Standing up for mental health: One step or ride at a time

two women walking in urban environment

One way to make sure you’re getting enough exercise is to do 30 minutes at least five times a week

people on bikes n a cycle path

Our survey of people using the National Cycle Network showed that 84% felt more relaxed and less stressed as a result of using the Network, and 78% felt happier

people on bikes on a cycle path in a city

©2015, Livia Lazar, all rights reserved

One in four of us experience a mental health problem each year. So, the chances are most of us have some experience of mental health, whether that’s first hand or through someone we know - a friend, family member or work colleague. 

There is a growing body of evidence to suggest physical activity, such as walking and cycling, has a positive impact on our mental, as well as physical, health, helping to alleviate – and even prevent - depression, stress and anxiety.

Physical activity can increase mental alertness, energy, positive mood and self-esteem, as well as reducing stress and anxiety, according to the Mental Health Foundation. Research published by the Black Dog Institute found that just one hour of exercise a week can help prevent depression. 

Technology plays an increasingly prominent role in our personal and professional lives - fewer of us are in jobs involving manual work and we are spending more of our leisure time in front of screens too.

Since the 1960’s we have become 20% less active and if current trends continue we will be 35% less active by 2030. 

Walking and cycling is part of the solution

It’s clear: we need to move more for the sake of our minds as well as our bodies. 

According to government guidelines, adults should get a minimum 150 minutes of physical activity a week, but the British Heart Foundation Physical Inactivity Report 2017 found that about 39% of UK adults - that’s around 20 million people – are failing to meet this target.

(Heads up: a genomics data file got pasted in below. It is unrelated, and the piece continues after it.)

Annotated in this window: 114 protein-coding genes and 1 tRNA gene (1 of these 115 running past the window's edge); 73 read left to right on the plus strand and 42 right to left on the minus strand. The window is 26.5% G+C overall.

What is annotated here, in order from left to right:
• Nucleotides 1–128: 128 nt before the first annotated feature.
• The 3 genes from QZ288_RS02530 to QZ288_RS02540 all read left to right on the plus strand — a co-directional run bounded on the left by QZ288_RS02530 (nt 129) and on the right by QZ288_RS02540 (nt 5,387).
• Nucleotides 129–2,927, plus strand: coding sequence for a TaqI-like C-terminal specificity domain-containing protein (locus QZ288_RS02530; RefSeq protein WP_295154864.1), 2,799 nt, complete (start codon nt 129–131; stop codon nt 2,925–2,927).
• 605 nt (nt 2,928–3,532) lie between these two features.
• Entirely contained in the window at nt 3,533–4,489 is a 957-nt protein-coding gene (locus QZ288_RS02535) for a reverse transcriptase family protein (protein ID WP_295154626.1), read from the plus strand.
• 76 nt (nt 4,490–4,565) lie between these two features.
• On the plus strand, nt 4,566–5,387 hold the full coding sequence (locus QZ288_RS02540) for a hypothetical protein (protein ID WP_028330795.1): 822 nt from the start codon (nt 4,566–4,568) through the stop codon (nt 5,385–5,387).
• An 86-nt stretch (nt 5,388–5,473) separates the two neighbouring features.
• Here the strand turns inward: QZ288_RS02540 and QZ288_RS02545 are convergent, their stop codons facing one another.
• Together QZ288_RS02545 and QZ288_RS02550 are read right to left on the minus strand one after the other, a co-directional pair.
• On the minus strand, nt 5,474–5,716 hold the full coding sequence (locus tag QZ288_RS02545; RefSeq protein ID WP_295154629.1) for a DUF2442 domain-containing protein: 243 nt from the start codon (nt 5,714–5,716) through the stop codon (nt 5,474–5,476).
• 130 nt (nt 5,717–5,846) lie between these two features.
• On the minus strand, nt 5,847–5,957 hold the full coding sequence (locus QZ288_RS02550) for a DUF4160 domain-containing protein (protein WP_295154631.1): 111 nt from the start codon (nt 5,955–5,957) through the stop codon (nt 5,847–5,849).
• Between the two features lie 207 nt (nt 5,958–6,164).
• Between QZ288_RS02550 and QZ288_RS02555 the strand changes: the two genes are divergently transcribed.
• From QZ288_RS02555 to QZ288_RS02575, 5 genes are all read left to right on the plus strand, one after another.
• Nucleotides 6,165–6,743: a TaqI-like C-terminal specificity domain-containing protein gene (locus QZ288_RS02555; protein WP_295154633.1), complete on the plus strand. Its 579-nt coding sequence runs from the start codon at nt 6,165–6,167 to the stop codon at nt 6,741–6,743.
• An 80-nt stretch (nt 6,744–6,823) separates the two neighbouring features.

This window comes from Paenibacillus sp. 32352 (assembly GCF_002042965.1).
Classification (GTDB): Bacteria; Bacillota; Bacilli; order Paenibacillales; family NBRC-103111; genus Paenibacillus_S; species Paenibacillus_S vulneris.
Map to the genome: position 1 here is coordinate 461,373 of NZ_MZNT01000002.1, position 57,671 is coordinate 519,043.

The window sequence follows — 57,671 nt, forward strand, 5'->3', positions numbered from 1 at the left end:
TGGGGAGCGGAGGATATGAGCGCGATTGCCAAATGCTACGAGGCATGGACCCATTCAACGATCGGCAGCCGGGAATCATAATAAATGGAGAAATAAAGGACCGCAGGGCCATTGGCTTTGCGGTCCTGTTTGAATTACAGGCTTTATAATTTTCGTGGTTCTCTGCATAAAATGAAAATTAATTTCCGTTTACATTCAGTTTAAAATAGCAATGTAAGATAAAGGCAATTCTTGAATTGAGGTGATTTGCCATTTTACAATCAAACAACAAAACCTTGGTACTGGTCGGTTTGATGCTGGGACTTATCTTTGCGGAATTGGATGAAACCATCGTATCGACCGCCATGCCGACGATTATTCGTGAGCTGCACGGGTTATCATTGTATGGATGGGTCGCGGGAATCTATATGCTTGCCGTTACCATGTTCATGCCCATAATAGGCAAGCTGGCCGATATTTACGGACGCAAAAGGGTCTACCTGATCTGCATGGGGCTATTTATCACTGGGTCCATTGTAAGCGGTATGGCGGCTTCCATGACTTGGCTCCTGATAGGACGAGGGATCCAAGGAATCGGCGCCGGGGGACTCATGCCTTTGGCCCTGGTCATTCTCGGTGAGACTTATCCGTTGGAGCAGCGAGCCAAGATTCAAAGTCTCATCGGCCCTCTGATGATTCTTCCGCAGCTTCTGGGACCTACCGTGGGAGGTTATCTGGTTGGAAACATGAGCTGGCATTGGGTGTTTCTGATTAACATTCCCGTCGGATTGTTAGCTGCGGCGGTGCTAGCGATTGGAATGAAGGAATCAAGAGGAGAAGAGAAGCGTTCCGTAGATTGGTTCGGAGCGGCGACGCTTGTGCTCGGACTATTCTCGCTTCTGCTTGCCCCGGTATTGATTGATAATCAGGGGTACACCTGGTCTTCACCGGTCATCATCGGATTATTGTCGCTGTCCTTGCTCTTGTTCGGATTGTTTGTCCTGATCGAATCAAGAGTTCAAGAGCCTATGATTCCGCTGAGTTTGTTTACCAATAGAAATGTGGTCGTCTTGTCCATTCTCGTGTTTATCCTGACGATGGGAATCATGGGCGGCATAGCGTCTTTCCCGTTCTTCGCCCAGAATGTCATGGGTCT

One way to make sure you’re getting enough exercise is to do 30 minutes at least five times a week - the perfect length for short, local journeys by bike.

Many people find cycling clears the mind and helps them shake off the stresses of the day.

In 2013 our survey of people using the National Cycle Network showed that 84% felt more relaxed and less stressed as a result of using the Network, and 78% felt happier. These statistics are likely to be related to the 88% of users who like the pleasant surroundings of their local walking and cycling network.

Not only can this kind of regular exercise lead to better sleep and improved body image, it’s also a great way to meet new people, spend time with friends and family, connect with nature and explore your local area. 

The other great thing about cycling and walking is that once you have the basics (a bike or a pair of shoes), it’s free to do and can be an easy way to build more daily physical activity in to our busy lives.

Healthy body, healthy mind

So whether it’s for leisure or transport, or both, making cycling or walking a part of your daily life is a sure fire way to ensure you keep health and happy.  

And the good news is we have plenty of handy tips on to help you on your way.

Be inspired to make your journeys active and healthy

Find out more about the health benefits of cycling and walking